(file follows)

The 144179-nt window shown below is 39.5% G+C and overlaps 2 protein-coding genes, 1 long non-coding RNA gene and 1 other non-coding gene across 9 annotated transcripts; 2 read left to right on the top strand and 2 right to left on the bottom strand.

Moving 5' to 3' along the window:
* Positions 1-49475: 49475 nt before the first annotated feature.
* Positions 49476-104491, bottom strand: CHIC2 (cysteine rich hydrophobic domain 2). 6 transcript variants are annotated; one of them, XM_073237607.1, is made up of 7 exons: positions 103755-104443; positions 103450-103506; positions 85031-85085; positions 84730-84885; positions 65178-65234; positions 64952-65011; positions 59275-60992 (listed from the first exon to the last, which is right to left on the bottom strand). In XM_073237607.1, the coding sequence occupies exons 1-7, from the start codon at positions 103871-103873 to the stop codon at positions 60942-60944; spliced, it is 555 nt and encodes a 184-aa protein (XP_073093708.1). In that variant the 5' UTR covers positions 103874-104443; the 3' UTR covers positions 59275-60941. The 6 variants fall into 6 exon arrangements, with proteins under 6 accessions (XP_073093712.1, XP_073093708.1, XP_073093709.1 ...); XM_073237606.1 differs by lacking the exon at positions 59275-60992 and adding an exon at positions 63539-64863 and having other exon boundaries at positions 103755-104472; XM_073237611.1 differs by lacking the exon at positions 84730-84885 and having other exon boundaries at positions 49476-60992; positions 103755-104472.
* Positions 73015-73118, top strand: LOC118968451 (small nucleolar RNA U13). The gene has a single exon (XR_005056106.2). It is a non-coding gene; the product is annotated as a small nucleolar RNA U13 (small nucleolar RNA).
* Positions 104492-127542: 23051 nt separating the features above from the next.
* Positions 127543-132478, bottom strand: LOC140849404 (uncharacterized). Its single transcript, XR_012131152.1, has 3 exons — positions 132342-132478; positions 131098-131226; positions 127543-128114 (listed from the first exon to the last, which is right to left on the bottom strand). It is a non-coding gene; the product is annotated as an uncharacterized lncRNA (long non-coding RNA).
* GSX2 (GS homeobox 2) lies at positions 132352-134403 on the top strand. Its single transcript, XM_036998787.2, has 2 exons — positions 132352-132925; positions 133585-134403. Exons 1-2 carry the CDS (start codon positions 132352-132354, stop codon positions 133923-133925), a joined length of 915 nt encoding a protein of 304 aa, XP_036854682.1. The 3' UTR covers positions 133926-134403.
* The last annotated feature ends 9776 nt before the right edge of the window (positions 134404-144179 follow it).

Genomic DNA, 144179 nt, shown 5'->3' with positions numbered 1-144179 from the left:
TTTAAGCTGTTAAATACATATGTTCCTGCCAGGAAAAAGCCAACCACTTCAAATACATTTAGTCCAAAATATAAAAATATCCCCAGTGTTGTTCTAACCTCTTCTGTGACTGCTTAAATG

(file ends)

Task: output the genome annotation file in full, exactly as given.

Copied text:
The 144179-nt window shown below is 39.5% G+C and overlaps 2 protein-coding genes, 1 long non-coding RNA gene and 1 other non-coding gene across 9 annotated transcripts; 2 read left to right on the top strand and 2 right to left on the bottom strand.

Moving 5' to 3' along the window:
* Positions 1-49475: 49475 nt before the first annotated feature.
* Positions 49476-104491, bottom strand: CHIC2 (cysteine rich hydrophobic domain 2). 6 transcript variants are annotated; one of them, XM_073237607.1, is made up of 7 exons: positions 103755-104443; positions 103450-103506; positions 85031-85085; positions 84730-84885; positions 65178-65234; positions 64952-65011; positions 59275-60992 (listed from the first exon to the last, which is right to left on the bottom strand). In XM_073237607.1, the coding sequence occupies exons 1-7, from the start codon at positions 103871-103873 to the stop codon at positions 60942-60944; spliced, it is 555 nt and encodes a 184-aa protein (XP_073093708.1). In that variant the 5' UTR covers positions 103874-104443; the 3' UTR covers positions 59275-60941. The 6 variants fall into 6 exon arrangements, with proteins under 6 accessions (XP_073093712.1, XP_073093708.1, XP_073093709.1 ...); XM_073237606.1 differs by lacking the exon at positions 59275-60992 and adding an exon at positions 63539-64863 and having other exon boundaries at positions 103755-104472; XM_073237611.1 differs by lacking the exon at positions 84730-84885 and having other exon boundaries at positions 49476-60992; positions 103755-104472.
* Positions 73015-73118, top strand: LOC118968451 (small nucleolar RNA U13). The gene has a single exon (XR_005056106.2). It is a non-coding gene; the product is annotated as a small nucleolar RNA U13 (small nucleolar RNA).
* Positions 104492-127542: 23051 nt separating the features above from the next.
* Positions 127543-132478, bottom strand: LOC140849404 (uncharacterized). Its single transcript, XR_012131152.1, has 3 exons — positions 132342-132478; positions 131098-131226; positions 127543-128114 (listed from the first exon to the last, which is right to left on the bottom strand). It is a non-coding gene; the product is annotated as an uncharacterized lncRNA (long non-coding RNA).
* GSX2 (GS homeobox 2) lies at positions 132352-134403 on the top strand. Its single transcript, XM_036998787.2, has 2 exons — positions 132352-132925; positions 133585-134403. Exons 1-2 carry the CDS (start codon positions 132352-132354, stop codon positions 133923-133925), a joined length of 915 nt encoding a protein of 304 aa, XP_036854682.1. The 3' UTR covers positions 133926-134403.
* The last annotated feature ends 9776 nt before the right edge of the window (positions 134404-144179 follow it).

Genomic DNA, 144179 nt, shown 5'->3' with positions numbered 1-144179 from the left:
TTTAAGCTGTTAAATACATATGTTCCTGCCAGGAAAAAGCCAACCACTTCAAATACATTTAGTCCAAAATATAAAAATATCCCCAGTGTTGTTCTAACCTCTTCTGTGACTGCTTAAATG